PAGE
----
Last week, Ian McNulty, superstar author, rugby aficionado, and sole remaining friend of the wine guy known as Bloggle, wrote a terrific piece in The Gambit about how trends in the restaurant and food world were gaining a foothold in New Orleans cuisine. The article probes a serious question which I believe to be, "Is New Orleans cuisine amenable to change?"
My answer is yes. Painting in broad strokes here, but the concept of "Creole Cuisine" is rooted in the fundamental principle that people move here. They bring with them ideas of food and cooking. They look around New Orleans and say, "How can we do that here." That is the truest definition of Creole cooking.
I cook red beans pretty regularly, but on Sundays, not Mondays. Sundays are when I do wash as like normal Americans, I work on Monday. Because beans are better the next day, I cook them on Sunday and eat them on Monday. Tradition and practice must adapt occasionally or else we all end up looking like this:
Let's take this a step further shall we and put it into hypothetical practice. In general Antoine's created or refined the concept of the American restaurant. For years, Antoine's innovated, explored, and created. Rightly so, they were rewarded with throngs of business, private rooms, a wine cellar as deep as the Mariana Trench, and accolades from Presidents and Popes.
Then they stopped doing what made them famous. Antoine's settled into a parody of itself. A play in which patrons watched understudies perform the leading roles. (It was once told to me by a member of the family which owns Antoine's, "We dont have a chef. We have cooks.") In the meantime, Prudhomme, Chase, Emeril, Spicer, Brigtsen, and now, Link, Besh, and Garcia have passed up Antoine's in terms of the full dining experience. You want to take a client to dinner, you aren't going to Antoine's anymore.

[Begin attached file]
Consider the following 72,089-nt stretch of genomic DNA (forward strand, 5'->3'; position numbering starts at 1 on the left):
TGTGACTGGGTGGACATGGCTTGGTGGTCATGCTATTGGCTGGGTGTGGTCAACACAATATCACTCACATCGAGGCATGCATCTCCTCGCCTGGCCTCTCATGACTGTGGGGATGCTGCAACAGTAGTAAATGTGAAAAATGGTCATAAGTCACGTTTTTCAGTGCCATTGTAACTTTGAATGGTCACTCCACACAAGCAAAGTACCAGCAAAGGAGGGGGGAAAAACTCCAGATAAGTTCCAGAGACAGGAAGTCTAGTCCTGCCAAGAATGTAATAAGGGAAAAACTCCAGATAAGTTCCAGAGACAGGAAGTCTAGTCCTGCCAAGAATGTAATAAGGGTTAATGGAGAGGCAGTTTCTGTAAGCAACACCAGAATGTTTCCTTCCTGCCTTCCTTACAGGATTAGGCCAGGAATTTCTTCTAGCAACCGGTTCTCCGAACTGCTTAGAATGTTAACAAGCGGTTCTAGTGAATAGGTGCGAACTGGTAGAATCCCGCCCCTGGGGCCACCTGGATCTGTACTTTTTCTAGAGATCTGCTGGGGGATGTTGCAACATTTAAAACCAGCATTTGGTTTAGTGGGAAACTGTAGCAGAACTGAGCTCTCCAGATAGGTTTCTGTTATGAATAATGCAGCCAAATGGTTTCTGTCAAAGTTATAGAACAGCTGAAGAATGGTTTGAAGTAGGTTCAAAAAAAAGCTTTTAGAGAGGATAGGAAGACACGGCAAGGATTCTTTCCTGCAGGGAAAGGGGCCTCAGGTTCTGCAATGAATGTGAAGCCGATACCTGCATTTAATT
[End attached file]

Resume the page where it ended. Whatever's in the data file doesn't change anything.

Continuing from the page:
Look, I love going to Antoine's once or twice a year, but how many times can we all pretend the fish isn't dry, or the steak flabby, or that she just isn't that great anymore. Antoine's has become an old beauty queen. One can still see she is gorgeous, but her makeup is smudged and her dress sticks to her slip.
So what to do? Well, the amazing Jimmy Corwell just parted ways with Le Foret. His cooking skill and talent is a very welcome addition to the New Orleans dining scene. He assembled a very sharp, trained team of cooks at Le Foret who eventually will open their own restaurants (assuming Eddie Sapir doesn't get in their way).
Hire Jimmy Corwell. Leave the current kitchen staff there; they can handle the traditional menu and those large banquets. Give Corwell and whatever crew he can find, one room and one menu. Let him create the next Oysters Rockefeller. Let guests once again feel like they are eating in the greatest restaurant in the world. A juxtaposition of the old and the new. You want Oysters Foch? You got it. A puree of butternut squash topped with a foie gras mousse and truffles? Of course. You have a waitstaff any 3 star Michelin restaurant would pay to have. You added a bar. Take it one step further.
You wo'nt lose your street cred, Antoine's. You will attract younger diners who - let's face it - you need to get a hold of right now before you are a distant memory. Imagine the press, the excitement, the waiting lists. Set the bar again, Antoines. Make your food matter as much as the rest of it. And keep a talented chef in New Orleans. This isn't about trends or traditions. It isn't personal; it is business.